I don’t believe much of what U.S. Banks CEO says. He misrepresented the meeting with Obama (he said compensation didn’t come up). Now he’s going around blowing smoke about how un-American it is that the feds made him take TARP money. Doesn’t mean the shares won’t go up. Just kind of a red flag to me.

    I think the Chinese angle on bond-holders is interesting, but I’m pretty sure 90% of the political pressure comes from the big banks. When the U.S. starts calling for a new global currency I’ll admit the Chinese are in control.

  10. charles

    Considering that there is very little activity in the new transactions market, it is reasonable to believe that most of the mortgage activity comes from refinancing.
    This is in turn raises an adverse selection issue : only the best borrower can refinance, and therefore, all things being equal, the old vintages of securitization/loan portfolio are going to be negatively affected.
    Of course, Banks will incorporate this effect only later in their loan provisions …
    This is where repealing the mark-to-market rule becomes handy : the market has a nasty habit of uncovering this kind of facts quickly and discount them accordingly. If one had to listen to it, the “extra” revenue from mortgage origination would just go “poof” in the same period it was created !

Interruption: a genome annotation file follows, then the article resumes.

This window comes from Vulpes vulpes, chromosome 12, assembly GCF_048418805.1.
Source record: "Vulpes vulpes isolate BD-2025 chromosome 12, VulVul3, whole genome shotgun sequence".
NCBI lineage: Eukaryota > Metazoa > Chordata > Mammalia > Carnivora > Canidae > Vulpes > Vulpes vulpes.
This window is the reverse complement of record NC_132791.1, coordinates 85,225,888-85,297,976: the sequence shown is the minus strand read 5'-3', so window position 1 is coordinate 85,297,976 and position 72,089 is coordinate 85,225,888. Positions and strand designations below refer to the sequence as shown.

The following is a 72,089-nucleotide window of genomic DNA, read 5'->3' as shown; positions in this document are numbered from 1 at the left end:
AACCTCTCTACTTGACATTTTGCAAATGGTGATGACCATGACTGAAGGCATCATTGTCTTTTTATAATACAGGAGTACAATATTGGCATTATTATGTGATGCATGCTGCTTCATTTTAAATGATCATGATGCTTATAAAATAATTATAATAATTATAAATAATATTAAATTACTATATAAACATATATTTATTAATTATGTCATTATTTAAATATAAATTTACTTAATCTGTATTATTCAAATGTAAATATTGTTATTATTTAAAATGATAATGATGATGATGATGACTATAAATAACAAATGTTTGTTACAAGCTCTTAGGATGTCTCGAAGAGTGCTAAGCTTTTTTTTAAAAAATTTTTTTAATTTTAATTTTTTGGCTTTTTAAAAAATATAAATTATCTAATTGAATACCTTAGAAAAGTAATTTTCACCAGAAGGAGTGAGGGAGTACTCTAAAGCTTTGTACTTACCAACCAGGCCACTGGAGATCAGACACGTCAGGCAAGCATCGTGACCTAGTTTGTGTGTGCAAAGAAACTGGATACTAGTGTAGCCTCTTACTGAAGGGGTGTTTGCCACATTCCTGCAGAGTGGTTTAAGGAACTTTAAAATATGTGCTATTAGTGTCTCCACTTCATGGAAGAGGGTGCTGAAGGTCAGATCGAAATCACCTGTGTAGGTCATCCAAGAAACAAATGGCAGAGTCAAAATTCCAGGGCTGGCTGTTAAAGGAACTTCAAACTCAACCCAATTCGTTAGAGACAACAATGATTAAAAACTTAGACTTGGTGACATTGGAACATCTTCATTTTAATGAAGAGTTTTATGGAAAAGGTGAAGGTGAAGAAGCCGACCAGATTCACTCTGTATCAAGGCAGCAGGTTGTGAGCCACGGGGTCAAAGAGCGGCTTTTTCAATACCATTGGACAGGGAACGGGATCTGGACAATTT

11. Market Seer

    Everyone is talking about how great it is to be a bank and how great the NIM are. They are only great compared to 2002 and 2003. NIM is still below mean compared to the last 20 years. I don't get how such a farce becomes a reality just because enough people say it.

    Random selection: BAC – 2.70%, BB&T – 3.57% (up 10 basis points) ZION – 3.93% (down from 4.2% last quarter), Citigroup – 3.30% (3.22% last quarter and 2.80% Q108), Regions 2.64% (2.98% last quarter and 3.53% Q108), U.S. Bancorp – 3.59% (3.81% in Q4 and 3.55% Q108)

    From UMBF Financial Corp Press Release Today:

    "Net interest margin decreased 11 basis points to 3.39 percent for the three months ended March 31, 2009 compared to the same quarter in 2008."


    "Earnings are down modestly for the first quarter, due primarily to two external forces impacting the industry: continued volatility in the equity markets and a sustained low interest rate environment causing pressure on net interest margin."

    If anyone has any contrary data for the industry as a whole I would love to read it. This is something I just started looking into and it seems that everyone just wants to believe something is going good for banking. While these NIM have improved, it hardly seems something to write home about.

  12. Chindit13

    Are banks making money? I suppose. But I also suppose any Cassandra can easily find fault with these earnings. Such as: